Industry leaders agree that Melbourne is the Music Capital of Australia, its live music scene regularly outselling other cities by a comfortable margin, and given the recent report from Music Victoria that says the $1.04 billion industry is bigger than AFL, it’s hard to dispute the point.

But there’s one significant area in which there’s a significant gulf between the Victorian capital and other states that leaves Melbourne’s legislation looking more like something from the conservative dark ages: all-ages licensing.

As discussed in our opinion piece on the topic, liquor licensing laws introduced in 2004 restrict Victorian venues to host over-18s and underages events separately, and while every other Australian state is free to run all-ages shows, Melbourne is hamstrung by outdated laws that allow separate over-18s or under-18s events but very, very rarely shall the two demographics meet in the live music context.

But according to The Shoutthose restrictive conditions are set to change, with the Victorian liquor regulator releasing a public consultation paper aimed at cutting through the red tape of legislation and regulatory requirements for holding underage music events at licensed live music venues.

The Victorian Commission for Gambling and Liquor Regulation’s (VCGLR) consultation paper, entitled ‘Temporary Approval of Unaccompanied Minors On Licensed Premises’, opens with a ‘Purpose’ mission statement that reads:

The VCGLR is seeking feedback on its plans to streamline the application process for licensees seeking to host underage music events on licensed
premises. We are interested to hear from the public about this issue, particularly from licensed venues that provide live music entertainment. All feedback will be considered to determine whether the proposed reforms should be implemented or amended…

The underage licensing reform was triggered by a Live Music Roundtable, the series of discussions tabled by Music Victoria and the State Government, in which live music industry and professionals raised concerns with the VCGLR about the difficulties that current venue operators face, while underage music fans are left out in the cold when it comes to the selection of entertainment.

“The VCGLR is committed to reducing red tape and the continuous improvement of its operations,” a VCGLR spokesperson said. “Live music is an important part of Victoria’s cultural identity and we are open to reviewing our processes so that we have a balance between harm minimisation and supporting live music events in way that ensures licensed venues are safe for patrons and the broader community.” While other states have come up with simple solutions to the problem of co-ordinating underage or mixed age events… Victoria’s laws still lag behind…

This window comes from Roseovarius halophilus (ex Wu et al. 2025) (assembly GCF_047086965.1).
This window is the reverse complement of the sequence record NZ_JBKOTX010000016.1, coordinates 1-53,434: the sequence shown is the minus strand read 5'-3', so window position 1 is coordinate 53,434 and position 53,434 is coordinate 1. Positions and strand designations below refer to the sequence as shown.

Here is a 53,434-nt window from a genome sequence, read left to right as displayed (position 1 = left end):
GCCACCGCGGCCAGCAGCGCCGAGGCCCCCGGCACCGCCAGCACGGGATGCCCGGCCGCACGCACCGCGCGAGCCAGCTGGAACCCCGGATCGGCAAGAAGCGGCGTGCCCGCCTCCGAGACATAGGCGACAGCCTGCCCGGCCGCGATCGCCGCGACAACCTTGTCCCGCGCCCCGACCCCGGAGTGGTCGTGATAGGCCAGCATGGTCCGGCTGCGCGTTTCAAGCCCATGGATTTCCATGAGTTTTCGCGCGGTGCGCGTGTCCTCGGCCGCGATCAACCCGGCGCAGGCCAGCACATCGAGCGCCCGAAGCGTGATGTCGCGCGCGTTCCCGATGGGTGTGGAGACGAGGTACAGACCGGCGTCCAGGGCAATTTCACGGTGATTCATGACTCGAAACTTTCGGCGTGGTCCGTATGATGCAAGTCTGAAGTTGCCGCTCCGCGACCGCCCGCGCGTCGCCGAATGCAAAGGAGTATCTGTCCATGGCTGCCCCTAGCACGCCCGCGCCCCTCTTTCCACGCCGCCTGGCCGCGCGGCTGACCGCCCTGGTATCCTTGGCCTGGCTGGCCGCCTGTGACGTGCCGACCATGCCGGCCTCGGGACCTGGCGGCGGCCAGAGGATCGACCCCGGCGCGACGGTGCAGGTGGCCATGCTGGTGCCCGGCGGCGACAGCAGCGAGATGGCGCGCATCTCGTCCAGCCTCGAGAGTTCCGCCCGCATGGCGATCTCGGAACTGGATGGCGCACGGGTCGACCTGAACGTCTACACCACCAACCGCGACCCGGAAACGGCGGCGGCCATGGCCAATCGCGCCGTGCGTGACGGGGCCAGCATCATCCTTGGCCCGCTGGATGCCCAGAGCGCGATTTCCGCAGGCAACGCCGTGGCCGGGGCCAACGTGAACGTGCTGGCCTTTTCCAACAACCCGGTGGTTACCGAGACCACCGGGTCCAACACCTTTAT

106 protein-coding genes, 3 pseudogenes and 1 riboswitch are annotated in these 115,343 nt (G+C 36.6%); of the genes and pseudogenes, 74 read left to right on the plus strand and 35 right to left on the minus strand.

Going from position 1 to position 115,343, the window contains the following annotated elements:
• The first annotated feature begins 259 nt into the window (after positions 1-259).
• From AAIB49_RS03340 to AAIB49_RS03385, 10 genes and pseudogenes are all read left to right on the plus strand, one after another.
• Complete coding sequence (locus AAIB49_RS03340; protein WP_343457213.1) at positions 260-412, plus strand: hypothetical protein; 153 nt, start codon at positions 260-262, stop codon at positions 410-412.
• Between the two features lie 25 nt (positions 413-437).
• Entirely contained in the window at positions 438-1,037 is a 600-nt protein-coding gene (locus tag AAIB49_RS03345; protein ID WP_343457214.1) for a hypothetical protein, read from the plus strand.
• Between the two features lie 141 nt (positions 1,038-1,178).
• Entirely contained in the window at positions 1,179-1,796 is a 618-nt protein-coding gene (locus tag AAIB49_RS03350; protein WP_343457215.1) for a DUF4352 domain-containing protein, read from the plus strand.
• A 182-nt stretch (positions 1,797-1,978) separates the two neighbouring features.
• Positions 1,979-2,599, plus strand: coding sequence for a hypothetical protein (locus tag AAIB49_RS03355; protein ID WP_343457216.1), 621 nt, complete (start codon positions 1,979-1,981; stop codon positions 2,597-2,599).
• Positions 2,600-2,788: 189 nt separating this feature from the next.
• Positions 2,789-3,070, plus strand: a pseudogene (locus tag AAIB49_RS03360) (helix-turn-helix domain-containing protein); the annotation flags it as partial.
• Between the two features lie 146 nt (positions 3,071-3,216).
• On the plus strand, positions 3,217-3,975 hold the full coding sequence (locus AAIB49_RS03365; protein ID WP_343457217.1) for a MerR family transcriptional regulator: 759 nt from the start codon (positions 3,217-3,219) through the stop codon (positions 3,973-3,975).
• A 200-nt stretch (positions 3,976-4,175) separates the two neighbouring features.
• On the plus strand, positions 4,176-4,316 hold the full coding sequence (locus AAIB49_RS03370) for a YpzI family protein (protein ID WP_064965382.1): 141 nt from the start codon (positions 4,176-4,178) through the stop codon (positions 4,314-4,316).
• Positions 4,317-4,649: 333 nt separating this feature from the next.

While other states have come up with simple solutions to the problem of co-ordinating underage or mixed age events (such as wristbands, dividing sections into drinking and non-drinking etc.), Victoria’s laws still lag behind on 10 year old reforms first imposed in 2004.

In Victoria, to have minors on the premises, a venue must completely de-license itself for the night and lodge an application 45 days in advance of an event. Each application, which costs $178, can only contain a maximum of three gigs. Events must finish before 10pm and no one over the age of 18 is allowed in unless they area “bona fide adult superviser.” Venues must provide and pay for one ‘crowd controller’ per 100 patrons.

All in all, the long list of conditions doesn’t offer strong incentive to encourage venues to host underages events.

It’s an issue covered by Music Victoria CEO Patrick Donovan during last year’s Face The Music industry conference: “We’ve been lobbying a lot of the councils and basically suggesting, it’s just as important as the skate park or the outdoors for physical activity,” he said.

“Young people need to have that outlet for their expression, and also to be able to experience music and culture in a supervised environment,” Donovan explained.

As a result of recent Live Music Roundtable, the new discussion paper is looking to do just that, improving conditions for both music venues and young music fans to help bring about a key missing component in Melbourne’s status as ‘Rock Capital’ of Australia.

You can view the Victorian Commission for Gambling and Liquor Regulation’s (VCGLR) consultation paper here, and have your say on cutting the red tape by emailing [email protected]  or heading to

Submissions on the consultation paper are due by 5pm on June 18.

(Photo Credit: aleksandar jason photography or ADAMNOTEVE)

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